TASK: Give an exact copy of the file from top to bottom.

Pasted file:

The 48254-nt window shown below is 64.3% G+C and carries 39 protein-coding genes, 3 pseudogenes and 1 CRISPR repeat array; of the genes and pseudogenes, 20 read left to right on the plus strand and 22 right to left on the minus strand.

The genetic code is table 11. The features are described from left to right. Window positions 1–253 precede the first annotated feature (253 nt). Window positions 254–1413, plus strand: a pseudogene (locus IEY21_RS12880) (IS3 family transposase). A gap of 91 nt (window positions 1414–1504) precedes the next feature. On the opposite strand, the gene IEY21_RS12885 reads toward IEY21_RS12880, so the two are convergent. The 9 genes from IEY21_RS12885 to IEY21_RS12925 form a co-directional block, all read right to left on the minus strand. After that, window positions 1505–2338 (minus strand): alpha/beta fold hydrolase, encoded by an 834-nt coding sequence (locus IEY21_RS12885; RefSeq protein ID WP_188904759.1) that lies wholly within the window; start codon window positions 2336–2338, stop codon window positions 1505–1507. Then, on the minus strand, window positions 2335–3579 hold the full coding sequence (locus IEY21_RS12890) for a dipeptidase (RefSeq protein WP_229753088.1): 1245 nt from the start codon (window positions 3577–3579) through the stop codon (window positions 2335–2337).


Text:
The 48254-nt window shown below is 64.3% G+C and carries 39 protein-coding genes, 3 pseudogenes and 1 CRISPR repeat array; of the genes and pseudogenes, 20 read left to right on the plus strand and 22 right to left on the minus strand.

The genetic code is table 11. The features are described from left to right. Window positions 1–253 precede the first annotated feature (253 nt). Window positions 254–1413, plus strand: a pseudogene (locus IEY21_RS12880) (IS3 family transposase). A gap of 91 nt (window positions 1414–1504) precedes the next feature. On the opposite strand, the gene IEY21_RS12885 reads toward IEY21_RS12880, so the two are convergent. The 9 genes from IEY21_RS12885 to IEY21_RS12925 form a co-directional block, all read right to left on the minus strand. After that, window positions 1505–2338 (minus strand): alpha/beta fold hydrolase, encoded by an 834-nt coding sequence (locus IEY21_RS12885; RefSeq protein ID WP_188904759.1) that lies wholly within the window; start codon window positions 2336–2338, stop codon window positions 1505–1507. Then, on the minus strand, window positions 2335–3579 hold the full coding sequence (locus IEY21_RS12890) for a dipeptidase (RefSeq protein WP_229753088.1): 1245 nt from the start codon (window positions 3577–3579) through the stop codon (window positions 2335–2337).